On the other hand, the tendency to avoid self-disclosure could attach implications of unprofessionalism and shame to areas of our lives that are somehow deemed inappropriate to share with other autonomous adults.  If we are to encourage clients to become congruent self-actualizers, accepting themselves and living by their own internal conditions of worth, then we also have a responsibility as therapists to model this.  If a gay male therapist feels that it is inappropriate to disclose his sexuality to his gay male client, or an abuse survivor feels he cannot disclose this fact to a client struggling to come to terms with their own history of abuse, then aren’t we on some level perpetuating the idea that certain facets of our identity or experience are too shameful or unacceptable to be revealed to the world?  If a female therapist must avoid revealing to all via the medium of Facebook that she sometimes goes out wearing leather hot pants, are we not perpetuating the myth that women’s bodies or sexuality are shameful and should be hidden?  If we are asking clients to prize their authenticity and inner truth in the face of a world that might be uncomfortable with some aspects of who they are, do we then need to consider the ways in which we can display our authentic selves to the outside world, standing strong in the face of judgement and convention?

The balance, it seems, is tricky.  On the one hand, we as therapists want to build an open, trusting relationship with our clients, where they are able to fully explore themselves in the relationship with us.  We do not want information about our lives, beliefs, feelings and politics to enter the therapy room, particularly when we have learnt to set these aside and phenomenologically enter into the client’s experience as much as possible.  On the other hand, being comfortable with and accepting of ourselves – our bodies, our sexuality, our relationship choices, our lifestyles, our histories, the experiences we cannot change, the choices we have made – enables us to act as strong and congruent role models, embodying the very things we desire from our clients.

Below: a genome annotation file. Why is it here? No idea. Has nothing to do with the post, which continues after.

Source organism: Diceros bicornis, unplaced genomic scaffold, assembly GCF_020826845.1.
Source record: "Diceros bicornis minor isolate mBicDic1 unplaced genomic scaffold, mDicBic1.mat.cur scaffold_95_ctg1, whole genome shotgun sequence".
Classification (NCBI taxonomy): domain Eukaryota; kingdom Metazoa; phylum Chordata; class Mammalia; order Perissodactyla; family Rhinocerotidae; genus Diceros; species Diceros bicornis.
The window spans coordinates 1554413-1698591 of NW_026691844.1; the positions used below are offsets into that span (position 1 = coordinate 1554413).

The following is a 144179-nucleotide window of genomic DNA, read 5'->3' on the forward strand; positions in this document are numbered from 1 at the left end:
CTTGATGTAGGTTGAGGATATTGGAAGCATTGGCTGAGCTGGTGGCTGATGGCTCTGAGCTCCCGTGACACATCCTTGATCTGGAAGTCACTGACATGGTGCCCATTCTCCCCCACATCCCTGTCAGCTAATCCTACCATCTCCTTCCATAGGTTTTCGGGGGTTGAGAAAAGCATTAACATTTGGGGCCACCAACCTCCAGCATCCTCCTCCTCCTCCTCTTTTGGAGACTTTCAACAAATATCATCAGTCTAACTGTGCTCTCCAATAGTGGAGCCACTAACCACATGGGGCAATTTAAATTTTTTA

Perhaps, as with many aspects of the therapeutic relationship, we should avoid absolutes.  Social media platforms can be a way for some therapists to stand proud, celebrating who they are even if their identity is in some way unconventional or controversial.  They may then attract clients that benefit from the presence of an individual who lives authentically and who has overcome challenges in a similar vein to those the client themselves may face (e.g. homophobia, or shaming attitudes towards sex workers, or many other examples).  On the other hand, some therapists may feel more able to psychologically ‘hold’ their clients within the boundaries of a relationship where therapist self-disclosure is minimal.

Some key points of enquiry could be these:

What are my motivations for disclosing a particular piece of information about myself to a client?

Is the disclosure likely to help, or to hinder them?  (and by ‘help’, am I really just ‘rescuing’, or ‘helping myself to overcome my insecurities about my counselling skills by showing them I understand them through sharing my own experience’, or ‘helping me to avoid awkward silences, having to tell the client ‘no’, or having to sit in the uncomfortable unknown of someone else’s difficult feeling’?)

If I self-disclose something significant about myself, via social media, in person or other platforms (such as therapists on directories with experience in the areas they are working in, e.g. LGBTQI+, drug and alcohol services, etc.), how will I manage the impact of this on client relationships?

To what extent am I secure enough in my identities and experiences to deal with any potential confrontations, questions or fall outs in relation to my disclosure?

To what extent does disclosure change the boundaries of the relationship I have established at the beginning of my work with this client?

To what extent is self-disclosure just me satisfying my own needs?